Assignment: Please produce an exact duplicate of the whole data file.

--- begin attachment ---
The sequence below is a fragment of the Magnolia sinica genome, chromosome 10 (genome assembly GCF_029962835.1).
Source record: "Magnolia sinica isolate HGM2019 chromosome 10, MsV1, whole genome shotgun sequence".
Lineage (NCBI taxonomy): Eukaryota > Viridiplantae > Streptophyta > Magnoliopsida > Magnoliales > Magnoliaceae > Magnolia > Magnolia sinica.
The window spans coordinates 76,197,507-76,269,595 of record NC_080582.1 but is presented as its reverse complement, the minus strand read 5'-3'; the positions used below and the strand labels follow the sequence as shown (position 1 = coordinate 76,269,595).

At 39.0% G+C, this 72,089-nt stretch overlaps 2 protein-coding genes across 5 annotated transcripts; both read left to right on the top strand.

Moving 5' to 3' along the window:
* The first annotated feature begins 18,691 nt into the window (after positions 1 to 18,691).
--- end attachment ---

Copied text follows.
The sequence below is a fragment of the Magnolia sinica genome, chromosome 10 (genome assembly GCF_029962835.1).
Source record: "Magnolia sinica isolate HGM2019 chromosome 10, MsV1, whole genome shotgun sequence".
Lineage (NCBI taxonomy): Eukaryota > Viridiplantae > Streptophyta > Magnoliopsida > Magnoliales > Magnoliaceae > Magnolia > Magnolia sinica.
The window spans coordinates 76,197,507-76,269,595 of record NC_080582.1 but is presented as its reverse complement, the minus strand read 5'-3'; the positions used below and the strand labels follow the sequence as shown (position 1 = coordinate 76,269,595).

At 39.0% G+C, this 72,089-nt stretch overlaps 2 protein-coding genes across 5 annotated transcripts; both read left to right on the top strand.

Moving 5' to 3' along the window:
* The first annotated feature begins 18,691 nt into the window (after positions 1 to 18,691).